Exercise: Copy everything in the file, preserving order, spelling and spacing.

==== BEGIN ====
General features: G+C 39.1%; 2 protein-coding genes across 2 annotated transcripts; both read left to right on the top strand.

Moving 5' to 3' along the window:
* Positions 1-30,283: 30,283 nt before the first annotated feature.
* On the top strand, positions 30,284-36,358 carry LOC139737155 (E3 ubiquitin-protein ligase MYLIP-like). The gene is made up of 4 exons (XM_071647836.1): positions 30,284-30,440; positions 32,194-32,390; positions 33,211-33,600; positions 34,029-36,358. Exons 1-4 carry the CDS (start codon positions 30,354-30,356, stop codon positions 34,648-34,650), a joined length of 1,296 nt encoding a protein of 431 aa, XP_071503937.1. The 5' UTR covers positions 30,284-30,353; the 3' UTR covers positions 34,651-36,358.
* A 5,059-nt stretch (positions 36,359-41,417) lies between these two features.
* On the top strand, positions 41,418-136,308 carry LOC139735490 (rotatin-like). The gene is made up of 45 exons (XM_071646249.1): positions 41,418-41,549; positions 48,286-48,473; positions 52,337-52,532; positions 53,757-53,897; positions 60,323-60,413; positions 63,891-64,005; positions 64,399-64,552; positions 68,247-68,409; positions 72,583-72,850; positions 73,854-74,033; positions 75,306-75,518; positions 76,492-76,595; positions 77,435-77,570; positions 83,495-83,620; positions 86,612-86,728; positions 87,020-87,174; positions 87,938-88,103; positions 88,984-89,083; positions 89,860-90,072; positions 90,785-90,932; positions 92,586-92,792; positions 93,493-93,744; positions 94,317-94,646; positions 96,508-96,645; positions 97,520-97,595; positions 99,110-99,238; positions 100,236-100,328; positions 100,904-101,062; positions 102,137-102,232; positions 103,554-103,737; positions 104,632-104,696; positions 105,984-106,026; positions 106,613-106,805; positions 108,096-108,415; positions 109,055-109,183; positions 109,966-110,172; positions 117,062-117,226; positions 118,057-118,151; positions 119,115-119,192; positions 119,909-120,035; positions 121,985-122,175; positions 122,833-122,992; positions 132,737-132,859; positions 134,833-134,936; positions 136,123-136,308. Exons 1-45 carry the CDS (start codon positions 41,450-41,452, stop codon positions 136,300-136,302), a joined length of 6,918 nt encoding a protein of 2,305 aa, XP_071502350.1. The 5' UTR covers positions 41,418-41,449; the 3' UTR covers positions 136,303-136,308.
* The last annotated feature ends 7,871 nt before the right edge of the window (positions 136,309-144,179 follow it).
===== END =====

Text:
General features: G+C 39.1%; 2 protein-coding genes across 2 annotated transcripts; both read left to right on the top strand.

Moving 5' to 3' along the window:
* Positions 1-30,283: 30,283 nt before the first annotated feature.
* On the top strand, positions 30,284-36,358 carry LOC139737155 (E3 ubiquitin-protein ligase MYLIP-like). The gene is made up of 4 exons (XM_071647836.1): positions 30,284-30,440; positions 32,194-32,390; positions 33,211-33,600; positions 34,029-36,358. Exons 1-4 carry the CDS (start codon positions 30,354-30,356, stop codon positions 34,648-34,650), a joined length of 1,296 nt encoding a protein of 431 aa, XP_071503937.1. The 5' UTR covers positions 30,284-30,353; the 3' UTR covers positions 34,651-36,358.
* A 5,059-nt stretch (positions 36,359-41,417) lies between these two features.
* On the top strand, positions 41,418-136,308 carry LOC139735490 (rotatin-like). The gene is made up of 45 exons (XM_071646249.1): positions 41,418-41,549; positions 48,286-48,473; positions 52,337-52,532; positions 53,757-53,897; positions 60,323-60,413; positions 63,891-64,005; positions 64,399-64,552; positions 68,247-68,409; positions 72,583-72,850; positions 73,854-74,033; positions 75,306-75,518; positions 76,492-76,595; positions 77,435-77,570; positions 83,495-83,620; positions 86,612-86,728; positions 87,020-87,174; positions 87,938-88,103; positions 88,984-89,083; positions 89,860-90,072; positions 90,785-90,932; positions 92,586-92,792; positions 93,493-93,744; positions 94,317-94,646; positions 96,508-96,645; positions 97,520-97,595; positions 99,110-99,238; positions 100,236-100,328; positions 100,904-101,062; positions 102,137-102,232; positions 103,554-103,737; positions 104,632-104,696; positions 105,984-106,026; positions 106,613-106,805; positions 108,096-108,415; positions 109,055-109,183; positions 109,966-110,172; positions 117,062-117,226; positions 118,057-118,151; positions 119,115-119,192; positions 119,909-120,035; positions 121,985-122,175; positions 122,833-122,992; positions 132,737-132,859; positions 134,833-134,936; positions 136,123-136,308. Exons 1-45 carry the CDS (start codon positions 41,450-41,452, stop codon positions 136,300-136,302), a joined length of 6,918 nt encoding a protein of 2,305 aa, XP_071502350.1. The 5' UTR covers positions 41,418-41,449; the 3' UTR covers positions 136,303-136,308.
* The last annotated feature ends 7,871 nt before the right edge of the window (positions 136,309-144,179 follow it).